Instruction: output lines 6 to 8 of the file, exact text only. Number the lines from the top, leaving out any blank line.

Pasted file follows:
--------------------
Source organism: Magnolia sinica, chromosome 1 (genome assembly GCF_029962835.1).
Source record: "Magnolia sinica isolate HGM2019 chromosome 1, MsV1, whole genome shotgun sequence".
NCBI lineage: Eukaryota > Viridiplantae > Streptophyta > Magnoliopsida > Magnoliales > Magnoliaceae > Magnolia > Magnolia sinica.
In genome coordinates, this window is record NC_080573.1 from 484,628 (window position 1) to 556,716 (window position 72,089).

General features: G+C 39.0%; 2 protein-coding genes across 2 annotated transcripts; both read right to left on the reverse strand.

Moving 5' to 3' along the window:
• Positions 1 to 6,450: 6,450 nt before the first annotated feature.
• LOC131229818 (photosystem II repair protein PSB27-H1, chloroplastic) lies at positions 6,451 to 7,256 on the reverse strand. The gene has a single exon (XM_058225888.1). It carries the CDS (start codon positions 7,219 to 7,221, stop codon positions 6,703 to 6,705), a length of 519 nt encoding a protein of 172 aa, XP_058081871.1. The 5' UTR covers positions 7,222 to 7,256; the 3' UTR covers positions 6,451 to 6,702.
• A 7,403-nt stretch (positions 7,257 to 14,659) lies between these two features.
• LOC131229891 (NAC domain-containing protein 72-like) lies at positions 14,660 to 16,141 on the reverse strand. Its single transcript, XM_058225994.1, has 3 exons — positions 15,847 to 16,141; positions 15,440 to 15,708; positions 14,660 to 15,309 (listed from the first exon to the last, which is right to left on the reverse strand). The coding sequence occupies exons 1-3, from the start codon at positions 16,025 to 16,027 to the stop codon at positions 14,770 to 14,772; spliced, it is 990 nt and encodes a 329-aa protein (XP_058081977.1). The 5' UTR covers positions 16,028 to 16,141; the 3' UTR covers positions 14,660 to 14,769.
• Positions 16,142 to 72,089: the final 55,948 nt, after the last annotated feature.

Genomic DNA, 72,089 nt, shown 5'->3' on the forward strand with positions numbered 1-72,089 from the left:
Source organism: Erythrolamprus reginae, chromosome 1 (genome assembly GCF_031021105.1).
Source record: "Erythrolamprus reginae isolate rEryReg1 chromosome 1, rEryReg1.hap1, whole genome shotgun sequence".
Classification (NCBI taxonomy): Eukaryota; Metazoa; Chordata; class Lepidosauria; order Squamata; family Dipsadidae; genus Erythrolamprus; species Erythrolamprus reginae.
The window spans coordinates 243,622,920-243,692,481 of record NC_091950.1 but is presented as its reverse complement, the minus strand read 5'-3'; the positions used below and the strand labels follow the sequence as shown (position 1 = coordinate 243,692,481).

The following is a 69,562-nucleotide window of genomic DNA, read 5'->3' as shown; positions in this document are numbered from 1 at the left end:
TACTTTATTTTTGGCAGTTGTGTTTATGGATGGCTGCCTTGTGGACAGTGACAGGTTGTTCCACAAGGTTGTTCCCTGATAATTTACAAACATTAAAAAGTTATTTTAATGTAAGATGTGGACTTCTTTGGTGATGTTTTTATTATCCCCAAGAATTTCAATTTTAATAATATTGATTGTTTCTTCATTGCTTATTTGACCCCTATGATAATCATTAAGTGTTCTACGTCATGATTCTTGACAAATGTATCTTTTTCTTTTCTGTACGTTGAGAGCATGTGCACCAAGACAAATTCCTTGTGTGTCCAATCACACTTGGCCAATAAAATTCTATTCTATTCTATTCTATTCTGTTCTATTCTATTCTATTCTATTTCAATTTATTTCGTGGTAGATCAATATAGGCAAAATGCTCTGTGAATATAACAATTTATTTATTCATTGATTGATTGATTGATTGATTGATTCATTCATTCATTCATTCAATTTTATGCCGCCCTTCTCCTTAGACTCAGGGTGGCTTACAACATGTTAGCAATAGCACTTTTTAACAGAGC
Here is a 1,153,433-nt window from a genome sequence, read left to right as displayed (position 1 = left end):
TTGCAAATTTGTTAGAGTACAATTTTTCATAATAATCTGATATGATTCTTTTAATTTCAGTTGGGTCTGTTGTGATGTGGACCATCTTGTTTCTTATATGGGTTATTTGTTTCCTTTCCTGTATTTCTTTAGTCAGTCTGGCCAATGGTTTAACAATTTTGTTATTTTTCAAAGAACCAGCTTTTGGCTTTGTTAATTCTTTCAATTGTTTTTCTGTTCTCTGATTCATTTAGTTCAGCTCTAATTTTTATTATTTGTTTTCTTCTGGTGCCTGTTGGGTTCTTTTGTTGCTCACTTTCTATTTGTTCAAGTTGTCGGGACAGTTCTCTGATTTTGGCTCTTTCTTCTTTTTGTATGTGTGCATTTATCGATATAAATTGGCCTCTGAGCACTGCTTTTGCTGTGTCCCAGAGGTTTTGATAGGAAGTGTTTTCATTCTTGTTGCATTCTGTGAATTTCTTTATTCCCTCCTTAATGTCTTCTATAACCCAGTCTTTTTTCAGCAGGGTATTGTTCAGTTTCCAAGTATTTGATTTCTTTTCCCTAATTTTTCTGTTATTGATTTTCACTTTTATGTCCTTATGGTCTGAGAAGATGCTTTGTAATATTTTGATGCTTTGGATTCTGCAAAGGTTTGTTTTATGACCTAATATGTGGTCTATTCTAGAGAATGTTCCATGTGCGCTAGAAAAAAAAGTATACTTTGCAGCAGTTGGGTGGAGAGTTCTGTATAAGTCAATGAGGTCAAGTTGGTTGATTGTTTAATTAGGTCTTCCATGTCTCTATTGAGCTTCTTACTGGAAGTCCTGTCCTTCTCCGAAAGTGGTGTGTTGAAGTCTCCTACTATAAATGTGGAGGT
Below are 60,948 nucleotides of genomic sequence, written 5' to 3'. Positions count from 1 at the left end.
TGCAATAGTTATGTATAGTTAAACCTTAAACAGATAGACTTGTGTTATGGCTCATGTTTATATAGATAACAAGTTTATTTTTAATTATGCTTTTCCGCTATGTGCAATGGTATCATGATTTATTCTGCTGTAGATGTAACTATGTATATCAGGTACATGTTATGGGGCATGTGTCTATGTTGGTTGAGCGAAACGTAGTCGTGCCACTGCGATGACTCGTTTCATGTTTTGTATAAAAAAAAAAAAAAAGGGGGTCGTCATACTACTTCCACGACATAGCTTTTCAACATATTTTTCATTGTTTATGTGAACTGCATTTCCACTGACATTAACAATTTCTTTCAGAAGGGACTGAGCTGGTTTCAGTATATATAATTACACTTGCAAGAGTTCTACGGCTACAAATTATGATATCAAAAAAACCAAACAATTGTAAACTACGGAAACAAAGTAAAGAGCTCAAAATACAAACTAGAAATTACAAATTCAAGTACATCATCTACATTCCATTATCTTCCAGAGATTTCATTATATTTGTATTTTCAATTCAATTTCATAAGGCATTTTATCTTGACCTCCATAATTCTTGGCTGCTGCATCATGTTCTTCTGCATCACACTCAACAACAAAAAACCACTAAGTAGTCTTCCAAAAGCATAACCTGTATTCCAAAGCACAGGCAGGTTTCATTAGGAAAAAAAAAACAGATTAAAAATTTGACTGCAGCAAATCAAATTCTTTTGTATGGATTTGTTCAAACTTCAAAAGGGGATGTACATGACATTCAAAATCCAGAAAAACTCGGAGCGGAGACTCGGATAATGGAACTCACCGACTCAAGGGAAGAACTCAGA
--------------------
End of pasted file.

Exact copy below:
Moving 5' to 3' along the window:
• Positions 1 to 6,450: 6,450 nt before the first annotated feature.
• LOC131229818 (photosystem II repair protein PSB27-H1, chloroplastic) lies at positions 6,451 to 7,256 on the reverse strand. The gene has a single exon (XM_058225888.1). It carries the CDS (start codon positions 7,219 to 7,221, stop codon positions 6,703 to 6,705), a length of 519 nt encoding a protein of 172 aa, XP_058081871.1. The 5' UTR covers positions 7,222 to 7,256; the 3' UTR covers positions 6,451 to 6,702.